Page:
Welcome to the orthocenter calculator - a tool where you can easily find the orthocenter of any triangle, be it right, obtuse or acute. If you're uncertain what the orthocenter of a triangle is, we've prepared a nice explanation, as well as an orthocenter definition. Afterward, you can learn how to find the orthocenter with a step by step set of instructions (or you can just use the orthocenter formula, fueled by trigonometry). And, when you've worked your way though all of this, there are some orthocenter properties waiting for you, and some bonus special cases...
What is the orthocenter of a triangle? Orthocenter definition
The orthocenter of a triangle is the point where the altitudes of the triangle intersect. The three altitudes of a triangle are always concurrent, meaning that they meet at the same point. As a quick reminder, the altitude is the line segment that is perpendicular a side and touches the corner opposite to the side.
How to find orthocenter?
Now that you've been introduced to the orthocenter definition, let's check how to find it. The easiest, most straightforward way to calculate the orthocenter of a triangle is to follow this step-by-step guide:
To start, let's assume that the triangle ABC has the vertex coordinates A = (x₁, y₁), B = (x₂, y₂), and C = (x₃, y₃).
- Find the slope of one side of the triangle, e.g. AB. Use the slope formula:
slope = (y₂ - y₁) / (x₂ - x₁)
- Calculate the slope that is perpendicular to side AB. That way, you'll find the slope of the triangle's altitude for that side. The equation for the altitude's slope is:
perpendicular slope = — 1 / slope
- Then you need to find the equation for the line containing the triangle's altitude - the one that goes through vertex C (x₃, y₃). Use the equation for the point slope formula:
y - Y = m * (x - X)
For our example it will be:
y - y₃ = m * (x - x₃), where
m = —1 / slope = - (x₂ - x₁) / (y₂ - y₁)
y = y₃ - (x₂ - x₁) * (x - x₃) / (y₂ - y₁)
- Repeat the steps for another side, either AC or BC.
y = y₂ - (x₃ - x₁) * (x - x₂) / (y₃ - y₁)
- Solve the system of linear equations (two equations in slope intercept form) to find the orthocenter.
How to find orthocenter - an example
The equations in the above paragraph may look scary, but you don't need to worry, it's not that difficult! Let's check how to find the orthocenter with an example, where our triangle ABC has the vertex coordinates: A = (1, 1), B = (3, 5), C = (7, 2).
- Find the slope:
AB side slope = (5 - 1) / (3 - 1) = 2
- Calculate the slope of the perpendicular line:
perpendicular slope to AB side = - 1/2
- Find the line equation:
y - 2 = - 1/2 * (x - 7) so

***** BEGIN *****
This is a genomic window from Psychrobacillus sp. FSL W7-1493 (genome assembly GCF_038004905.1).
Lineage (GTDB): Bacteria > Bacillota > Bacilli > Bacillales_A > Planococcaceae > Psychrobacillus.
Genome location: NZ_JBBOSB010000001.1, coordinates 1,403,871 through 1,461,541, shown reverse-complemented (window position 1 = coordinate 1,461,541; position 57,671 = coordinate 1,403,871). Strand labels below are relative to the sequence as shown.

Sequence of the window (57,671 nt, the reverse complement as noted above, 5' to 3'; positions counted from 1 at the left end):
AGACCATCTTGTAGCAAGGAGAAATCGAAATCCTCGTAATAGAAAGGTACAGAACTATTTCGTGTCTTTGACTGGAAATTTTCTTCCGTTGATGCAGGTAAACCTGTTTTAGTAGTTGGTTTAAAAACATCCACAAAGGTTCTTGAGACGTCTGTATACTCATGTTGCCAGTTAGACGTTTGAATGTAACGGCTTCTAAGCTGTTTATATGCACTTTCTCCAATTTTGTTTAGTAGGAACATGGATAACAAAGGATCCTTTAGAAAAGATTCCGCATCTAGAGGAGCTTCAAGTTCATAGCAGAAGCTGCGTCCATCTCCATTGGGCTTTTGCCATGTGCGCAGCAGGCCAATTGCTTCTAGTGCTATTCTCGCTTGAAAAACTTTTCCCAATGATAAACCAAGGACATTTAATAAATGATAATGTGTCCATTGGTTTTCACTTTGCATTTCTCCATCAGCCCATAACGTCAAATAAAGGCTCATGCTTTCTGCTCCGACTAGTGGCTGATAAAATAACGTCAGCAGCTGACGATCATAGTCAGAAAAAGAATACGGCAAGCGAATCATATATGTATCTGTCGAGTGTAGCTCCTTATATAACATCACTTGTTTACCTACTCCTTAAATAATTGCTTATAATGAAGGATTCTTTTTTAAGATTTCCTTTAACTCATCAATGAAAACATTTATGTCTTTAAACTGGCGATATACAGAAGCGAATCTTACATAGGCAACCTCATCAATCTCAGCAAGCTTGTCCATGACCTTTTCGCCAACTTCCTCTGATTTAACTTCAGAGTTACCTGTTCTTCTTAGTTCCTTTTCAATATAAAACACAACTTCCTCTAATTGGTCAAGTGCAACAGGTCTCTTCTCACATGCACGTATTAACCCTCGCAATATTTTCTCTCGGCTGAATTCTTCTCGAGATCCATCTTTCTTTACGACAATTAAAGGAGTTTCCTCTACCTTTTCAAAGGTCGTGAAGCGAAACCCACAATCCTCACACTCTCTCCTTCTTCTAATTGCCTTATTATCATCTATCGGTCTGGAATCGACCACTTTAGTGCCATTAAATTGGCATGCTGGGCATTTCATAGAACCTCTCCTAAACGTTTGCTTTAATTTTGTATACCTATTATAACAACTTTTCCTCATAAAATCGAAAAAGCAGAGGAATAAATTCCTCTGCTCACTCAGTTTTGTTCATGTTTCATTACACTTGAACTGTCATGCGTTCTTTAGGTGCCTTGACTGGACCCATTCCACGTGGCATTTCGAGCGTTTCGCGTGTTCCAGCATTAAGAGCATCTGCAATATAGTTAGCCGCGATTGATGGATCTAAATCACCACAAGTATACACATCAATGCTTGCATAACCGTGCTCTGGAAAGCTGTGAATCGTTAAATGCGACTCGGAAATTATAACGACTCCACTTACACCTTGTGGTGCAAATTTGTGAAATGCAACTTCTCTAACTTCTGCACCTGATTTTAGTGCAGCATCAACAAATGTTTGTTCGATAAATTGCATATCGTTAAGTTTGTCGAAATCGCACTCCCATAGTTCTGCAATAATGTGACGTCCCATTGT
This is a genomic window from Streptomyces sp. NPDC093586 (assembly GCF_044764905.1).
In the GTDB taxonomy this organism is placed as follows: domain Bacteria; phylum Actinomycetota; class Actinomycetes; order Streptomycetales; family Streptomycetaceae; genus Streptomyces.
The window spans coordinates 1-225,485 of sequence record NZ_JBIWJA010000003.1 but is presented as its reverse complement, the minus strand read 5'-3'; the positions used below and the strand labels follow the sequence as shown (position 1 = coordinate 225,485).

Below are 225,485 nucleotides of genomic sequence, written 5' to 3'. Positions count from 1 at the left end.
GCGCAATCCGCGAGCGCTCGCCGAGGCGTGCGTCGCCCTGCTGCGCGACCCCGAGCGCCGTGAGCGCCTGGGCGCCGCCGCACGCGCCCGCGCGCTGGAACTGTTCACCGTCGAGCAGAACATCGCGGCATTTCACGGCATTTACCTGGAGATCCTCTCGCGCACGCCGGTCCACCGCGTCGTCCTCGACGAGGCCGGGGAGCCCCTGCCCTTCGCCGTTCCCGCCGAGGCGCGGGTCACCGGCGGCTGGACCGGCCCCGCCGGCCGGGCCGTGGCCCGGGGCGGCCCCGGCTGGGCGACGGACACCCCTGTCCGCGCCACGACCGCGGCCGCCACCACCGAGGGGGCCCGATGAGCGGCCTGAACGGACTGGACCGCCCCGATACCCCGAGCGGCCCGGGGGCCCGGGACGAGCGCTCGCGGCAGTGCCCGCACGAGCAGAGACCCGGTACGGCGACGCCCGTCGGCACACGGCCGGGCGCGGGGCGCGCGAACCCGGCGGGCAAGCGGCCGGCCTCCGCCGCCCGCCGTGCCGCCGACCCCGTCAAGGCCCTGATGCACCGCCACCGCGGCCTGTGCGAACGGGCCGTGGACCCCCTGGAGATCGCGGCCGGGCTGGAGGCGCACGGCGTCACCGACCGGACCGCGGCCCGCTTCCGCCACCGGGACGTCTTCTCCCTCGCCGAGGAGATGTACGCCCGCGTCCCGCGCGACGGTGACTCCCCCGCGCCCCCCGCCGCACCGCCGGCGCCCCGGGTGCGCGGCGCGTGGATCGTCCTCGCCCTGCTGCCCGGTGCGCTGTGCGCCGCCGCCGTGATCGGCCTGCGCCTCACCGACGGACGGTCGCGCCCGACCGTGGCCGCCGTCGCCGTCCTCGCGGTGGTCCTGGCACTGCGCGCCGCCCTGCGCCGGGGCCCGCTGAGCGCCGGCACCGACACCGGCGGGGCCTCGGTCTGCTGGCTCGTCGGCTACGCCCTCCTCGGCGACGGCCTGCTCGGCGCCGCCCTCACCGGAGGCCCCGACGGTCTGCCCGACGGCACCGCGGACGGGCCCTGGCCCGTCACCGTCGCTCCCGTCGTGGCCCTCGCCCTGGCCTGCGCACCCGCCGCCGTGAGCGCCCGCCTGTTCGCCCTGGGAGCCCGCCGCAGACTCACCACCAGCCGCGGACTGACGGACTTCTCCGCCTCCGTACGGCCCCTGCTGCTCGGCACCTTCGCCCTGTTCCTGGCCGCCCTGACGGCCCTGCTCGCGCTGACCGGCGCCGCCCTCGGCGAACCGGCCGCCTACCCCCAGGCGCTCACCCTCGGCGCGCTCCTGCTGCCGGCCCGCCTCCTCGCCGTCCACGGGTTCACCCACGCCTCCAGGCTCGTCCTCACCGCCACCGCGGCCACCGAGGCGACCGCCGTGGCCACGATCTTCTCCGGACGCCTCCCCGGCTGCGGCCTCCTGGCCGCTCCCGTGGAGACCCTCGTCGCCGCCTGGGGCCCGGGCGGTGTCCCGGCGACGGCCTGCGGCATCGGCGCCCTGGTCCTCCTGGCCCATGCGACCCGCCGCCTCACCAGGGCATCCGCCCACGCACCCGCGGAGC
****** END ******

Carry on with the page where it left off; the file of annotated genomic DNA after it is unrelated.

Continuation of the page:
y = 5.5 - 0.5 * x
- Repeat for another side, e.g., BC;
BC side slope = (2 - 5) / (7 - 3) = - 3/4
perpendicular slope to BC side = 4/3
y - 1 = 4/3 * (x - 1) so
y = -1/3 + 4/3 * x
- Solve the system of linear equations:
y = 5.5 - 0.5 * x and
y = -1/3 + 4/3 * x
5.5 - 0.5 * x = -1/3 + 4/3 * x
35/6 = x * 11/6
x = 35/11 ≈ 3.182.
Substituting x into either equation will give us:
y = 43/11 ≈ 3.909
Of course, you'll obtain the same result from our orthocenter calculator💪! Just type the three triangle vertices and we'll calculate the orthocenter coordinates for you.
A more compact formula for find a triangle's orthocenter exists, but you need to be familiar with the concept of the tangent. To find the orthocenter coordinates H = (x, y), you need to solve these equations:
x = (x1 * tan(α) + x2 * tan(β) + x3 * tan(γ)) / (tan(α) + tan(β) + tan(γ))
y = (y1 * tan(α) + y2 * tan(β) + y3 * tan(γ)) / (tan(α) + tan(β) + tan(γ))
While those orthocenter formulas may look way easier than the previous instructions on how to find the coordinates of the center, you probably don't have the triangle's angles, α, β, and γ, provided, do you?
So you'll probably need to find them first. Use the Pythagorean theorem to find the length of the triangle's sides. Then apply the law of cosines to find the angles of the triangle. Our orthocenter calculator has all of this built in.
Orthocenter properties and trivia
There are some interesting orthocenter properties! The orthocenter:
- coincides with the circumcenter, incenter and centroid for an equilateral triangle,
- coincides with the right-angled vertex for right triangles,
- lies inside the triangle for acute triangles,
- lies outside the triangle in obtuse triangles.
Did you know that...
- three triangle vertices and the triangle orthocenter of those points form the orthocentric system. If you make a triangle out of any three of these points, the remaining one will be its orthocenter.
- reflection of the orthocenter over any of the three sides lies on the circumcircle of the triangle.
- the angle formed at the orthocenter is supplementary to the angle at the vertex.
- in every non-equilateral triangle, there's a line going through all important triangle centers (orthocenter, centroid, circumcenter, nine-point circle) - it's called Euler line.